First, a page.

• [0044]
    In one example, the tuner 24 is automatically set to the update channel without any user intervention at the update receiving time. In another example, the viewer will be prompted to set the tuner to the update channel. For example, a message, such as “To receive update software for your set-top box, please turn to channel 100,” is displayed prompting user action. By tuning to channel 100, the set-top box will know to continue processing the receipt of update software.
  • [0045]
    In the event that the set-top box is being used to view other content, the set-top box 12 may generate a request giving the viewer the option to receive the update software. For example, a message on the screen, such as “update software for your set-top box is now available for automatic download, please select YES if you would like to receive the download now or NO if you would prefer to receive the download at a later time,” is displayed. The viewer thereby has the option of receiving update software even when they are viewing other content.
  • [0046]
    Referring again to FIG. 2, after initiation of the set-top box for receipt of update software, the set-top box determines if update software is available on the reserved channel (operation 220). Numerous different schemes are possible for broadcasting updates to the myriad of different set-top boxes. During any given month a particular broadcaster may schedule update transmissions for different manufactures at a particular time and on a particular channel. Updates for different manufactures may be broadcast on a day-by-day schedule. For example, update software from manufacture A may be broadcast on the first Monday of each month at 3:00 A.M. on channel 111, and update software from manufacture B may be broadcast on the first Tuesday of each month at 3:00 A.M. on channel 111, etc. In another example, updates from manufacturer A, B, C, etc, may all be broadcast on each Monday at 3:00 A.M., on channels 111, 112, 113, etc. In many instances, a manufacturer or developer will not have an update for broadcasting so when the set-top box tunes to the update receiving channel, no update will be available. Broadcast updates may also be scheduled and transmitted only when a developer has an update and reserves an update channel and time.
  • [0047]
    [0047]FIG. 5 is a flowchart illustrating a method for determining if update software is available for receipt in fulfillment of operation 220 of FIG. 2. After tuning to the reserved channel, the set-top box receives whatever broadcast stream is available on the reserved channel, if any (operation 500). If a broadcast stream is present, the set top box 12 determines if update software is present in the broadcast stream (operation 510). As discussed above, in one embodiment of the invention, update data packets being received on the reserved channel include a packet header with a table ID and manufacturer ID. In one example, the set-top box 12 analyzes the packet header to determine if the table ID indicates update software is present. The table ID provides a means for the set-top box software or hardware to filter PSIP tables of a particular type and ignore others. The table ID prevents tables containing one type of information (guide data, for example) from being confused with tables containing other types of information, such as the manufacturer_private_data.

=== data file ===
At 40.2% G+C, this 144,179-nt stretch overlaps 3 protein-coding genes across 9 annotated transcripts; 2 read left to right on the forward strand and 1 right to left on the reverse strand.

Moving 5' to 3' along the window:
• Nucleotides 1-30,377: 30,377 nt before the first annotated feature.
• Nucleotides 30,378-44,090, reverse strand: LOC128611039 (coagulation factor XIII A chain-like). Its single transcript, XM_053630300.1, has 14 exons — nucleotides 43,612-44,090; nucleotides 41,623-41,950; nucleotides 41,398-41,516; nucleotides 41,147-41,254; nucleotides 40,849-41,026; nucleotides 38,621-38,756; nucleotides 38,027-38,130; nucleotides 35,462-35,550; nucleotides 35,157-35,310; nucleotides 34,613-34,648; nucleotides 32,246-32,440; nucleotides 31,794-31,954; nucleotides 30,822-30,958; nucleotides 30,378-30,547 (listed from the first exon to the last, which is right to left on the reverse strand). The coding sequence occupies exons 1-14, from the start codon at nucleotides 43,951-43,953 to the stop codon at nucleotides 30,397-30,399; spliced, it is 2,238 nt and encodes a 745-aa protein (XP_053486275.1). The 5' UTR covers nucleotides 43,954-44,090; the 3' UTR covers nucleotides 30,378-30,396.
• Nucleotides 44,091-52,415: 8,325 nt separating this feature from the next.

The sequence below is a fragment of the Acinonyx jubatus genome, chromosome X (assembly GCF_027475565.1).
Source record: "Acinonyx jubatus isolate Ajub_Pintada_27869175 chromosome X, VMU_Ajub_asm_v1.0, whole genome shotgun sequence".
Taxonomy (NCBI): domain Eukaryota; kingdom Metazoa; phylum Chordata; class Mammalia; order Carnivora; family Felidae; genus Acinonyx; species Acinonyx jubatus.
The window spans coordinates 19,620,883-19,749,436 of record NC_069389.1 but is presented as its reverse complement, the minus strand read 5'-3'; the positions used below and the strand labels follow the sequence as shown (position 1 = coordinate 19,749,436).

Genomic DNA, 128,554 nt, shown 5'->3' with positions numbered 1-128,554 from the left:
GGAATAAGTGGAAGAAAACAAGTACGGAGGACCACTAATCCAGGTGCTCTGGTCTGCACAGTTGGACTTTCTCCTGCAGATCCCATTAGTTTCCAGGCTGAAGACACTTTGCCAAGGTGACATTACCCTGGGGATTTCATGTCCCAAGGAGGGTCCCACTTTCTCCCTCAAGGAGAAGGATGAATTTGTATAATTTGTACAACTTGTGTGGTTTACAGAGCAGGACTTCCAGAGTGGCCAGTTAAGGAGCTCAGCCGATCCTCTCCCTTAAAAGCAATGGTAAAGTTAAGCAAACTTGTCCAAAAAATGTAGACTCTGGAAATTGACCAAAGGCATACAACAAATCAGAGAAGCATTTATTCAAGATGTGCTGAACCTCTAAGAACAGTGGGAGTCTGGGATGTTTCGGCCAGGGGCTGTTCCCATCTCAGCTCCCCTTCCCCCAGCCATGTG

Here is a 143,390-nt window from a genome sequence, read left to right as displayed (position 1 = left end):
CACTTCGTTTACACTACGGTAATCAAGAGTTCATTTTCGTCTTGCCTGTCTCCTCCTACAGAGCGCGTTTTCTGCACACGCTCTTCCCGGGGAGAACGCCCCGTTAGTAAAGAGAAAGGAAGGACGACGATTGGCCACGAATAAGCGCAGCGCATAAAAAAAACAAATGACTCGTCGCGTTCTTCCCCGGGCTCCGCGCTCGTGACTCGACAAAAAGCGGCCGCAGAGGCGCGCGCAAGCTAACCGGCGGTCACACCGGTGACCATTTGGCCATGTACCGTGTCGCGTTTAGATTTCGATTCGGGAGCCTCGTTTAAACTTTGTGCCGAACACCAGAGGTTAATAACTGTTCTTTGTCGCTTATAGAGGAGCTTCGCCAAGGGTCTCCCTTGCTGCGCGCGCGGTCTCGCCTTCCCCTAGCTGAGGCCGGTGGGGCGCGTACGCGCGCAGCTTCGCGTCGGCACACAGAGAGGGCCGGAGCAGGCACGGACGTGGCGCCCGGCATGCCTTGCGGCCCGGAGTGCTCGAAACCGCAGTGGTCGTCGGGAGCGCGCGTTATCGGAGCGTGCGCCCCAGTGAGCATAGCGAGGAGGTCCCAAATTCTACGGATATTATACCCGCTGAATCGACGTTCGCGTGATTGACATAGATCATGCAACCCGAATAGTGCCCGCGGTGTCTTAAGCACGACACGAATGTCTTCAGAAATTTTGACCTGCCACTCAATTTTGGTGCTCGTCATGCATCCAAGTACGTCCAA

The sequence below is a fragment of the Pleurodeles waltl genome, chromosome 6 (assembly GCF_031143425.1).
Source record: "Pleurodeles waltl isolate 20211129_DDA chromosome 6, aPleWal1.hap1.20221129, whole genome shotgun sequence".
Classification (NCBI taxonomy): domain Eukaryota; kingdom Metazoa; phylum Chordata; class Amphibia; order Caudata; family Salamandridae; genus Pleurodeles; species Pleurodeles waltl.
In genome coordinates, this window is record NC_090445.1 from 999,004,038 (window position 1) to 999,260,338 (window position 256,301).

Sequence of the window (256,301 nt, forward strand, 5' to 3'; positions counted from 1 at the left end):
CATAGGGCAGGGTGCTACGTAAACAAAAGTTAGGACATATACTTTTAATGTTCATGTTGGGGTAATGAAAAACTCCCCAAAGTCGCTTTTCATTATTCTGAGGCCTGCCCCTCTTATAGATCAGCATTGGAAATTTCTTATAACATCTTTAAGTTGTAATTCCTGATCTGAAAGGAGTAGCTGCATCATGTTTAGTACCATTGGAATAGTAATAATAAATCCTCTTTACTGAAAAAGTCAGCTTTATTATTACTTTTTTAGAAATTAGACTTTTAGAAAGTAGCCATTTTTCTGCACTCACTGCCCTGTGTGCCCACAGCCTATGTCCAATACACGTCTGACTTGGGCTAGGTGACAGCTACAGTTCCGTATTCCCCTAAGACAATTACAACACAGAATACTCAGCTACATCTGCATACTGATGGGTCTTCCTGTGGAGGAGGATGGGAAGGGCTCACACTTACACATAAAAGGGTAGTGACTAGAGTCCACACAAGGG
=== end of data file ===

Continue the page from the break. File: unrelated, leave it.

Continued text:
• [0048]
    Next, the set-top box determines whether the update software is intended for the particular set-top box 12 receiving the broadcast stream (operation 520). In one example, the set-top box analyzes the packet headers in the received broadcast stream and extracts the manufacture ID to determine if the update software being broadcast on the update channel is for the particular set-top box receiving the broadcast stream. A stream of dummy packets may first be broadcast on the update channel with packet headers having unique table ID and manufacture ID information, but having no update software, in one example. The dummy packets will be transmitted for some time period before beginning to broadcast update data packets with update software in the payload to allow the set-top box to extract the manufacture ID and determine if the manufacture ID matches the set-top box manufacturer. Besides the manufacturer ID, the set-top box 12 may also check the product code ID to determine if the update software is intended for the particular model of set-top-box.
  • [0049]
    Alternatively, the broadcast data may be transmitted with update software in the payload and synchronizing data may also be transmitted along with the packets so that the set-top box can extract the manufacturer private data (e.g., update software) from the packets and reassemble the received manufacturer private data. In another alternative, the update software may be broadcast more than one time so that in the event that the set-top box does not receive all of the update software on the first try, it will have one or more additional opportunities to receive update software.
  • [0050]
    Referring again to FIG. 2, if the update software is intended for the set-top box 12, then the set-top box will continue receiving the update software being broadcast on the reserved channel (operation 230) and store it in set-top box memory (operation 240). In one example, the set-top box 12 uses the application ID or the profile start address in conjunction with the data_length to determine where to store the update software. After the update software is received and stored, the update software is incorporated in the set-top box (operation 250).
  • [0051]
    [0051]FIG. 6 is a flowchart illustrating a method for storing received update software in a set-top box (FIG. 2, operation 240) and incorporating the update software in the set-top box (FIG. 2, operation 250) according to one embodiment of the invention. First, upon receipt of the update data, it is stored in the set-top box memory 28 (operation 600) corresponding with the application ID or the profile start address. Oftentimes, the manufacturer will desire to encrypt the update software. Encryption, in some instances, reduces the bandwidth needed to broadcast the update and, in some instances, can also reduce the likelihood that third parties can determine the contents of the manufacturer's private data, e.g., the update software. The received update software is accordingly decrypted after it is received by the set-top box (operation 610). The decryption can occur as the update software is being stored or afterwards.